How Coca-Cola Became African
The astonishing true story of how shrewd marketing and high politics enabled a global beverage brand to conquer a continent–albeit not on its own terms.
Travel to virtually any African country and you are likely to find a Coca-Cola, often a cold one at that. Bottled asks how this carbonated drink became ubiquitous across the continent, and what this reveals about the realities of globalisation, development and capitalism.
Bottled is the first assessment of the social, commercial and environmental impact of one of the planet’s biggest brands and largest corporations, in Africa. Sara Byala charts the company’s century-long involvement in everything from recycling and education to the anti-apartheid struggle, showing that Africans have harnessed Coca-Cola in varied expressions of modernity and self-determination: this is not a story of American capitalism running amok, but rather of a company becoming African, bending to consumer power in ways big and small.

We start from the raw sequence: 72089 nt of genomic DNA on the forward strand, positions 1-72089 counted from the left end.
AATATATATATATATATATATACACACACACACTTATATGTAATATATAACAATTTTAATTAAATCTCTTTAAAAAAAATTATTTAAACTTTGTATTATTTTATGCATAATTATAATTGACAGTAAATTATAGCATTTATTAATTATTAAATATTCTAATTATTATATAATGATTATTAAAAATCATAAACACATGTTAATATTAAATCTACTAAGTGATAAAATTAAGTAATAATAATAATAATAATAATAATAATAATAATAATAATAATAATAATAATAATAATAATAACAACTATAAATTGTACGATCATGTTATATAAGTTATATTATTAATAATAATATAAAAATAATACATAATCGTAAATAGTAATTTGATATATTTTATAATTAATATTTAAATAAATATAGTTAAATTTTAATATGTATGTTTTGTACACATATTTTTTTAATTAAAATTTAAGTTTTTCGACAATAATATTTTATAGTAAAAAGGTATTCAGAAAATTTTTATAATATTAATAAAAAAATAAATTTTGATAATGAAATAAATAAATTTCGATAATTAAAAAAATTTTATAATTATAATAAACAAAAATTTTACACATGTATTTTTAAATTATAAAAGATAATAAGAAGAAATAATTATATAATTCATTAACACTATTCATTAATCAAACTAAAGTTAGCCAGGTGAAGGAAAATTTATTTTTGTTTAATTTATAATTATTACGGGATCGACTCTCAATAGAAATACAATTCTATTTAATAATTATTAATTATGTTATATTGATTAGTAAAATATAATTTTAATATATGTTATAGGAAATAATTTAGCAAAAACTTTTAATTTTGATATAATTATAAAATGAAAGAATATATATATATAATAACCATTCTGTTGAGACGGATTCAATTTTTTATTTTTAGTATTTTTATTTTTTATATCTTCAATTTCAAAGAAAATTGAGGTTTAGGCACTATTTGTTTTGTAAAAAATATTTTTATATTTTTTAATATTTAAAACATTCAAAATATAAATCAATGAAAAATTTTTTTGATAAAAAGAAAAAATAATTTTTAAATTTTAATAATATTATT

In late capitalism, everyone’s fates are bound together. A beverage in Atlanta and a beverage in Johannesburg pull us all towards the same end narrative. This story matters for more than just the local reasons, enhancing our understanding of our globalised, integrated world. Drawing on fieldwork and research in company archives, Byala asks a question for our time: does Coca-Cola’s generative work offset the human and planetary costs associated with its growth in the twenty-first century?
Sara Byala PhD (Harvard) is Senior Lecturer in Critical Writing, University of Pennsylvania. South African by birth, Byala has also lectured on African history in Penn’s History department, Wharton School, and Lauder Institute. She is the author of A Place That Matters Yet: John Gubbins’s MuseumAfrica in the Postcolonial World.